Dione Forbes-Ryrie, MD of Les Mills NZ’s chain of 12 gyms and Guy Needham, head of marketing
Dione Forbes-Ryrie, MD of Les Mills NZ’s chain of 12 gyms and Guy Needham, head of marketing
Even with the COVID-19 case, the team achieved 70 per cent of its pre-COVID-19 target
Even with the COVID-19 case, the team achieved 70 per cent of its pre-COVID-19 target
https://www.leisureopportunities.co.uk/images/2020/515929_622650.jpg
What would you do if you found out a member with COVID-19 had attended your gym? One club tells its story
Les Mills Takapuna, covid-19, Dione Forbes-Ryrie, Guy Needham, New Zealand,COVID-19, emergency plan
Latest News
UK Health clubs, gyms, hotels, pubs and other leisure businesses will all receive a 50 ...
Latest News
Fitness First UK has changed its pricing structure and is now offering a flexible membership ...
Latest News
Boutique operator 1Rebel has launched its first 1Rebel Labs Studio at its club in Holborn. ...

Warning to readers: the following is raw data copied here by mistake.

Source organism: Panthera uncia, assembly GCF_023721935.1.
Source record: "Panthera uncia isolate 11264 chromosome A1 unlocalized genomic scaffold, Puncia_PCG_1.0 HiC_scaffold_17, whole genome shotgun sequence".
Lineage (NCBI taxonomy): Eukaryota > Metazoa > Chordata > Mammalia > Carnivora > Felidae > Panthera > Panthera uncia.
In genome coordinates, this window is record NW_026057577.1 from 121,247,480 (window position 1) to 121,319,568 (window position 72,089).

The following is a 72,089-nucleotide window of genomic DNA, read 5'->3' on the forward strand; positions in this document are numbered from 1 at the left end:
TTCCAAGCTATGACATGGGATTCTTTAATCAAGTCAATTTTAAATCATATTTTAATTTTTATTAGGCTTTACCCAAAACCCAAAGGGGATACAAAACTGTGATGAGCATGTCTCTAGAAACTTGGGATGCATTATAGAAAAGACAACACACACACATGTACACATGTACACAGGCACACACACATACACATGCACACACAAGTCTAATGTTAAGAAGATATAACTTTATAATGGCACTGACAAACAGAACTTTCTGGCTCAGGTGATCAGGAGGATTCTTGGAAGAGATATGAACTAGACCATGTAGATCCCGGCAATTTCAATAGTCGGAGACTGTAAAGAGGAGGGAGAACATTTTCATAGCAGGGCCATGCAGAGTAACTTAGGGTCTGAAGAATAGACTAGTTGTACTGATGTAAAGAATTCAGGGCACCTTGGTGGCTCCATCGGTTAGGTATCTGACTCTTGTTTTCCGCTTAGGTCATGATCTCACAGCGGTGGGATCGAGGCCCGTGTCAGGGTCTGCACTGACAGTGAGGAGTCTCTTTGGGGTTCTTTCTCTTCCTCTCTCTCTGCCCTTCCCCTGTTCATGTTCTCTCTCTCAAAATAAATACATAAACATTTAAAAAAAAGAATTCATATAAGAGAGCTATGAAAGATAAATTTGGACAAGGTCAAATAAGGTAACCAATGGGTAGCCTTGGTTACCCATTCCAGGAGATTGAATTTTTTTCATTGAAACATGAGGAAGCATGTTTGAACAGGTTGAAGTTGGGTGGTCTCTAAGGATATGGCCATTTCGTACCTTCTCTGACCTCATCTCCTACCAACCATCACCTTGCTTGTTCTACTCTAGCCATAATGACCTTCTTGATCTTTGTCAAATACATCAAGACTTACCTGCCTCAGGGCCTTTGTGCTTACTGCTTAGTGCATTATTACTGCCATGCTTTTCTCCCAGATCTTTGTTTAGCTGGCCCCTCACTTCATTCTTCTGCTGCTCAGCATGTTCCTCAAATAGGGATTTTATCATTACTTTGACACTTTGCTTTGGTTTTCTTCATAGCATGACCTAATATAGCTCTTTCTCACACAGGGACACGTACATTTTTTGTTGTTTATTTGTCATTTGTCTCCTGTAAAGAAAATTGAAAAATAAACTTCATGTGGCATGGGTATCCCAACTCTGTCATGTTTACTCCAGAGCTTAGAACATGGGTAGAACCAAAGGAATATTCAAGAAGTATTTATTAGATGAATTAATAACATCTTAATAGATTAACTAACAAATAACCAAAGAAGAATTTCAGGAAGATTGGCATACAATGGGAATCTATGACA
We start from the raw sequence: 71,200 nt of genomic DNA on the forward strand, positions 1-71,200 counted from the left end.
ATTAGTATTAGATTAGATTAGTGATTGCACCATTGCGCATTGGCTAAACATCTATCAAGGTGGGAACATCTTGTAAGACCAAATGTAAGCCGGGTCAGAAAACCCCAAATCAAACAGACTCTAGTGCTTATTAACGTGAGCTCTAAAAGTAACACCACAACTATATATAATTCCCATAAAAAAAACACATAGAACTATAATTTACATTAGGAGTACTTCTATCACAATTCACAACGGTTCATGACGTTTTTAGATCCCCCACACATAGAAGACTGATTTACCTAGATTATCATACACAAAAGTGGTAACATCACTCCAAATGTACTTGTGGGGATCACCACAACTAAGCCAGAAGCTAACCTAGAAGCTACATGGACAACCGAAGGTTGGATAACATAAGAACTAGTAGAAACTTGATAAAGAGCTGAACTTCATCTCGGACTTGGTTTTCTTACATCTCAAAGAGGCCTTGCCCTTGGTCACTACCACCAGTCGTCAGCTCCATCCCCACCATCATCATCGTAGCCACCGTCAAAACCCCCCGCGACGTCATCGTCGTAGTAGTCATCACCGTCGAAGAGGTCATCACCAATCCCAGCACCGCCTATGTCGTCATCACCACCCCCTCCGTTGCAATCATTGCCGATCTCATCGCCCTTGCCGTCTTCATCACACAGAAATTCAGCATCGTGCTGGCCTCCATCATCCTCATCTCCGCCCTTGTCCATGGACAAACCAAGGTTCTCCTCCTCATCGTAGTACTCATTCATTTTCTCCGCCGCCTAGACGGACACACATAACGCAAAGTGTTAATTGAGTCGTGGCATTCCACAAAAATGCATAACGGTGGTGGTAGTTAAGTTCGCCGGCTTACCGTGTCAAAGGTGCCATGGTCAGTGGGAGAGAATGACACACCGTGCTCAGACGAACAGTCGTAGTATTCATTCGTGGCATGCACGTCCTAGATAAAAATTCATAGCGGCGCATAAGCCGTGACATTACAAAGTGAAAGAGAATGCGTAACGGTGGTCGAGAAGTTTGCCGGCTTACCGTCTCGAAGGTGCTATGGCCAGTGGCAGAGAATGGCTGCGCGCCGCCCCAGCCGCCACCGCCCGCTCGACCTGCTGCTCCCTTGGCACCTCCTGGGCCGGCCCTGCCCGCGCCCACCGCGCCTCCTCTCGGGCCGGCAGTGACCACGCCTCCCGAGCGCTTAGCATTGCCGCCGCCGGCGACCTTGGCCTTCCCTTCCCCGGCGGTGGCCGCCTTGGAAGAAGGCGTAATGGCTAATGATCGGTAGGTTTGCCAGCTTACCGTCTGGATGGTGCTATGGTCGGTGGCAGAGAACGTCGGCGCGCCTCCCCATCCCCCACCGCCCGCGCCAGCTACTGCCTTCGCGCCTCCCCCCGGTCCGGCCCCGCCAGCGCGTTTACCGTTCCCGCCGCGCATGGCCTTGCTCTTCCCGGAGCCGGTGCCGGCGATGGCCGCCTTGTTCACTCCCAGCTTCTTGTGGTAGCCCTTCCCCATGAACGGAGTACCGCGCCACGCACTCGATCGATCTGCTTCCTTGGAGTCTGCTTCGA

Latest News
The Local Government Association (LGA) has called on the UK government to invest £875m in ...
Latest News
Anthony Hamilton, the father of F1 racing driver Lewis Hamilton, is launching a fitness equipment ...
Latest News
The pandemic has had an "unprecedented" impact on physical activity levels in England, with 1 ...
Latest News
The first énergie Fitness club has opened in Spain as part of a push for ...
Latest News
A global innovation competition has been launched to find ways to encourage and support more ...
Latest News